I recently read NY Bar Association opinion 945 (link below), dealing with most of the relevant issues that arise when a lawyer learns a client is reading and retrieving e-mail from an opponent, often a spouse in a divorce proceeding though sometiems an employer or former employer in termination-related litigation.
Assume the client deduces the password to an e-mail account the client has no permission to access. The client reads e-mails, copies them, provides copies to the lawyer, and demands that the lawyer use them to impeach the author at a deposition. More concretely, assume the client is a wife who accesses an e-mail account, downloads evidence showing that husband has been having an affair, prints the evidence, gives it to the lawyer, and demands that the lawyer use it.
The opinion deals with all issues but use. My own take on the relevant issues, which largely tracks the opinion, is:
(1) May or must the lawyer tell the husband or the husband's lawyer that the client is accessing the account and reading e-mail? No. The information is confidential and the lawyer's services are not being used, even assuming it is a crime, which it may not be. (This conclusion is even easier under the CA rules, which have no exceptions for this case.) The text of 4.4(b) does not extend to this case because the documents were not inadvertently provided.
Opinion 945 gives lawyers some manuevering room to deal with uncertainty, and grounds that room in Rule 1.6(b)(6). If a case in a jurisdiction actually considered the issue and held that such a duty exists then I would agree. I am not sure the issue has been confronted squarely or resolved in these terms, however, and certainly not in all jurisdictions. The cases cited in the opinion either pertain to communications with lawyers or work product, which I think raise distinct issues, or appear to reflect passing comments rather than considered holdings.
(2) Assuming a proceeding is pending, may or must the lawyer inform the tribunal? It depends on whether the underlying conduct is criminal, which requires interpretation of the Stored Communications Act or, if applicable, a similar state law. If so, there is a plausible argument that Rule 3.3(b) applies and compels disclosure. If not, 3.3(b) does not apply and we default to the answer above. Note that courts differ on how to read the SCA in this circumstance. Orin Kerr ably surveys the terrain here. One might argue that this is fraudulent rather than criminal conduct, but that is a debatable point. Deduction is not deceit. Presumably one could argue that the e-mail system itself has been deceived because it treats a password as equivalent to authorization, and one could imagine CFAA arguments being brought to bear here, but I have not yet seen a case deciding such a claim and the answer does not strike me as obvoius. The client's conduct is sneaky, yes. Fraudulent within the meaning of Rule 3.3, I'm less sure.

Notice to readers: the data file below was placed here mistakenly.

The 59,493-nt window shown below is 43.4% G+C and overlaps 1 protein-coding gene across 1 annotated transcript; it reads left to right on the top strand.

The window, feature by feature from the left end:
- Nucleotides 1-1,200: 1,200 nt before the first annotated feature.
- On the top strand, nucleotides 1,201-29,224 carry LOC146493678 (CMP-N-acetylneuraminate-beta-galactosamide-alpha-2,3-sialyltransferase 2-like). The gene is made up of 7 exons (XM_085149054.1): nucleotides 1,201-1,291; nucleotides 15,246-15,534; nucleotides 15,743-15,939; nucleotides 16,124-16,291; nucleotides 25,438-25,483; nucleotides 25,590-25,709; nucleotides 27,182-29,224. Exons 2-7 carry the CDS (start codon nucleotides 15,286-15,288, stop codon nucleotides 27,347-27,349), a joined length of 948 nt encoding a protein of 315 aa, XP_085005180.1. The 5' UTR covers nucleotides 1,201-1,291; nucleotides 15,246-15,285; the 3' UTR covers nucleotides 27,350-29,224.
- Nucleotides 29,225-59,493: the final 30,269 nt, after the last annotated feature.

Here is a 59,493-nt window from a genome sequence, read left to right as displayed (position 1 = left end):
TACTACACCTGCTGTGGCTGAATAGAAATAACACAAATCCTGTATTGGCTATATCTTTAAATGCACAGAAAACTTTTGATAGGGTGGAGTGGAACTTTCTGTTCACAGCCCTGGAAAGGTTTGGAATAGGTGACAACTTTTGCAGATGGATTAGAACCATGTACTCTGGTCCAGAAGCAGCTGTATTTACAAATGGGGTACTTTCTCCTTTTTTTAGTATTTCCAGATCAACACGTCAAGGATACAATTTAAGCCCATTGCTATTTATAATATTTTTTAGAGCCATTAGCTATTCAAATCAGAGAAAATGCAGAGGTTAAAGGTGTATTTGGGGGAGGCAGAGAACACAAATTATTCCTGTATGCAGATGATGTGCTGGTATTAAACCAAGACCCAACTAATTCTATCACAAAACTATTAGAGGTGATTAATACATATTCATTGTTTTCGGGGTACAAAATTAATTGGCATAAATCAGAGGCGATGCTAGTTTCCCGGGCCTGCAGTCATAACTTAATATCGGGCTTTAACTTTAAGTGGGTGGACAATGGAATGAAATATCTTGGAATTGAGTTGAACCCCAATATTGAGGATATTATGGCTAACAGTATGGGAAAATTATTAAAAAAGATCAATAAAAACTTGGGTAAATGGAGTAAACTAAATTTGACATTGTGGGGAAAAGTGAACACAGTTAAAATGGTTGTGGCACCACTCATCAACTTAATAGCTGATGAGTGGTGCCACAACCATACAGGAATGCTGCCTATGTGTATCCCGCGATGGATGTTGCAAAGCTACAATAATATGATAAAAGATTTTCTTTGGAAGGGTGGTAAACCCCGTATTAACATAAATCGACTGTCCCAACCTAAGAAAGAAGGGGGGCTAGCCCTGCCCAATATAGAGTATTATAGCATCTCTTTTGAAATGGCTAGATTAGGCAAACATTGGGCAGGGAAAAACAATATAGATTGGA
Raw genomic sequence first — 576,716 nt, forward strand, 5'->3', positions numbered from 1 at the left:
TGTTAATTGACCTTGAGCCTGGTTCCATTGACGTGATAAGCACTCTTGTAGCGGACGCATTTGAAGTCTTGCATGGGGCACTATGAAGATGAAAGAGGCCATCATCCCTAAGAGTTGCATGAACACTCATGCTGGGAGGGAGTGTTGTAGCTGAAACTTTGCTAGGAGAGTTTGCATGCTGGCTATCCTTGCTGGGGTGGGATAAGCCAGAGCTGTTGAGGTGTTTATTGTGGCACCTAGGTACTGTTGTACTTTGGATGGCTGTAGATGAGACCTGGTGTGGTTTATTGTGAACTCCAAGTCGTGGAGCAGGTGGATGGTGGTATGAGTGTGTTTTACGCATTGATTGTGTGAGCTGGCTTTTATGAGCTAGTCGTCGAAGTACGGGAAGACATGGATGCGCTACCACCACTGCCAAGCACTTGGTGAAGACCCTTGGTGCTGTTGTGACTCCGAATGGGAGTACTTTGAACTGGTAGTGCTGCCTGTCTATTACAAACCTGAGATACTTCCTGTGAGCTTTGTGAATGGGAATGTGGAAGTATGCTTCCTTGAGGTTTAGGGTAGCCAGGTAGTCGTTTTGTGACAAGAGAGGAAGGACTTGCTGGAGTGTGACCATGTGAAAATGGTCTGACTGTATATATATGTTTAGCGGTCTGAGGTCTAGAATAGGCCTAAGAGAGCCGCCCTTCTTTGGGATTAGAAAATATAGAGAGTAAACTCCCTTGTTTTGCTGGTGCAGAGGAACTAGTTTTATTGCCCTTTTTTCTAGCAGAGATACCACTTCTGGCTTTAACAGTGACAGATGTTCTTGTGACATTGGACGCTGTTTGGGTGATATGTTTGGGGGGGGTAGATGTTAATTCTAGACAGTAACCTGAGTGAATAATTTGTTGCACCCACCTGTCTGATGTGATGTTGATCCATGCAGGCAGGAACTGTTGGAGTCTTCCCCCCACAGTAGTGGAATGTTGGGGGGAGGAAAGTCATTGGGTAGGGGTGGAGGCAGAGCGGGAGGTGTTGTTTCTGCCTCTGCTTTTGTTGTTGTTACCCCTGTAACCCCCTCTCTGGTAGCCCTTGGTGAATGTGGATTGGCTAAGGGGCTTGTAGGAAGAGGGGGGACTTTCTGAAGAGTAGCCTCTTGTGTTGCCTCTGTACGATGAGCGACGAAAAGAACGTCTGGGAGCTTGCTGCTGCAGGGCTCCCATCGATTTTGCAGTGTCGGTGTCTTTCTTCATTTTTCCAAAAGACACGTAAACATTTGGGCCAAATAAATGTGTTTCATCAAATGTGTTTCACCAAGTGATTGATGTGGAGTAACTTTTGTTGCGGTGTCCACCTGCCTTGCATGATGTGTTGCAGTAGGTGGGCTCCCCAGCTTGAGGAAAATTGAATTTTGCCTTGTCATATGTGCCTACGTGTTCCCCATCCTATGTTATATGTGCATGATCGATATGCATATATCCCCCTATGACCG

(3) May the lawyer read these e-mails? E-mails between the husband and his paramour are not privileged; if the messages were between the husband and counsel then the lawyer should not read them simply to avoid disqualification, regardless whether one is willing to stretch "methods" in Rule 4.4(a) to cover this situation. (4.4(b) does not apply for the reason stated above.) 8.4(d) might fill this gap to the extent one thinks it needs filling.
(4) May the lawyer use the e-mail in the deposition (suppose the husband denies infidelity)? Assuming the statements made in the messages are true there is no issue under Rule 3.3(a). If we've gotten past the 3.3(b) issues then I see no reason the rules themselves preclude such use, though my intuition is that courts would be receptive to motions to exclude such evidence or possibly sanction lawyers trading on it.
(5) One also might argue that the lawyer has a duty to discourage, or at least not encourage, the client's conduct, to the extent it is continuing. I suspect the 1.2(d) analysis tracks the 3.3 analysis above.
I'd be interested in readers' thoughts or reactions. These are interesting issues, I think, that appear not to have been resolved definitively but which are likely to arise with increasing frequency as more of our lives are stored in the cloud.
ABA opinion 11-460 is relevant as well. It is here: Download 11_460_nm_formal_opinion.authcheckdam
And COPRAC has a relevant opinion circulating as well (though not one interpreting the CA rules, interestingly). It is here: Download 06-0004_ConfidentialInformation_10-15-12-1